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 The temple courtyard with the three story pagoda to the left and the main hall to the right.

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 Inside the three sectioned main hall, and in the centre, is this bronze statue of Seokgamoni-bul.

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 This statue of Seokgamoni-bul sits on the main altar, on the first floor, of the three story pagoda.

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 A better look at the amazing pagoda.

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 Out in front of the pagoda is this solemn looking statue of Jijang-bosal.

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 To the left of the pagoda stands the rather plain looking bell pavilion. Annoyingly, a mother was wrongly telling her son to strike it, while she took pictures of him.

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 The cage that houses the four bears.

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 A better look at the largest one.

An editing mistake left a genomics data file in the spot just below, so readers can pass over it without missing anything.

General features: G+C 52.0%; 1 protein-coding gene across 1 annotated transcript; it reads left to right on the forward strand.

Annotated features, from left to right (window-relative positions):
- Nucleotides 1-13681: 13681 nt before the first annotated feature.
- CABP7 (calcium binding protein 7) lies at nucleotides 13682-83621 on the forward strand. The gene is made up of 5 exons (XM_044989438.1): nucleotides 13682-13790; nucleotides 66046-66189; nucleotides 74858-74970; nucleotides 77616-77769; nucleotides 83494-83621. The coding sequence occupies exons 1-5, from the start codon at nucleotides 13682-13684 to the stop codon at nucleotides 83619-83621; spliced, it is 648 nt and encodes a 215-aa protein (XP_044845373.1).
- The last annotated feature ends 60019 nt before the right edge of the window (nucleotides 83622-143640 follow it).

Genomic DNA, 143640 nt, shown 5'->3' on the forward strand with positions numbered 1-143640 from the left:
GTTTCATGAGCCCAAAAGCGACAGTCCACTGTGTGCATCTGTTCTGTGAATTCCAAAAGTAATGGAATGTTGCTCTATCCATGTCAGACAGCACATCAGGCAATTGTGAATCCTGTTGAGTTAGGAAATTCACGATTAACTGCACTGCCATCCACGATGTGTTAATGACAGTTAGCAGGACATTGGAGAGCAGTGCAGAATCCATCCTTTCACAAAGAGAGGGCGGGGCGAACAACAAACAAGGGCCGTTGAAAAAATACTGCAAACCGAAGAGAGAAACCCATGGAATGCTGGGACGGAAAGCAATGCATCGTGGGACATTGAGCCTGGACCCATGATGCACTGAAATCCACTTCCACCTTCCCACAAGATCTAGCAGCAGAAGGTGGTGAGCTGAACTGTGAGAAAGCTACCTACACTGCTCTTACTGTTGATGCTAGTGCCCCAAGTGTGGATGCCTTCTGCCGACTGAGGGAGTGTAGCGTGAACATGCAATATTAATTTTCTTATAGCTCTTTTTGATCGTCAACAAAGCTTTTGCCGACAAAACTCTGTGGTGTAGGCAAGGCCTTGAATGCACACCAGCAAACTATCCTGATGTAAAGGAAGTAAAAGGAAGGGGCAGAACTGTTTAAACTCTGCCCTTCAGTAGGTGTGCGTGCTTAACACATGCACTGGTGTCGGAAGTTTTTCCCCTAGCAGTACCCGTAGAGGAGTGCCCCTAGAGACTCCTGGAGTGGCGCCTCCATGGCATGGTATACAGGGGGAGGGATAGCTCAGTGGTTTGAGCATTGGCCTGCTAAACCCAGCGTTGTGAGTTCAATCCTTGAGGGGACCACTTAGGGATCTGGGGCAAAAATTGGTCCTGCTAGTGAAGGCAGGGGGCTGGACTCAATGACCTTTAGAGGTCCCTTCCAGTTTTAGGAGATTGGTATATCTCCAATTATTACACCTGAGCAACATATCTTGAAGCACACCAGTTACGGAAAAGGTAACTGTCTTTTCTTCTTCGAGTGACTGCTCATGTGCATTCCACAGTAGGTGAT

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 And another picture of another adult Asiatic black bear.

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 Up a set of stairs stands the Munsu-jeon hall.

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 Inside sits this very ornate statue of Munsu-bosal.

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 A look as you ascend the stairs to get to the Munsu-jeon. A pretty amazing view!

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 And the view from the Munsu-jeon hall.

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A little further up the hill, and to the left, is the plain looking Samseong-gak.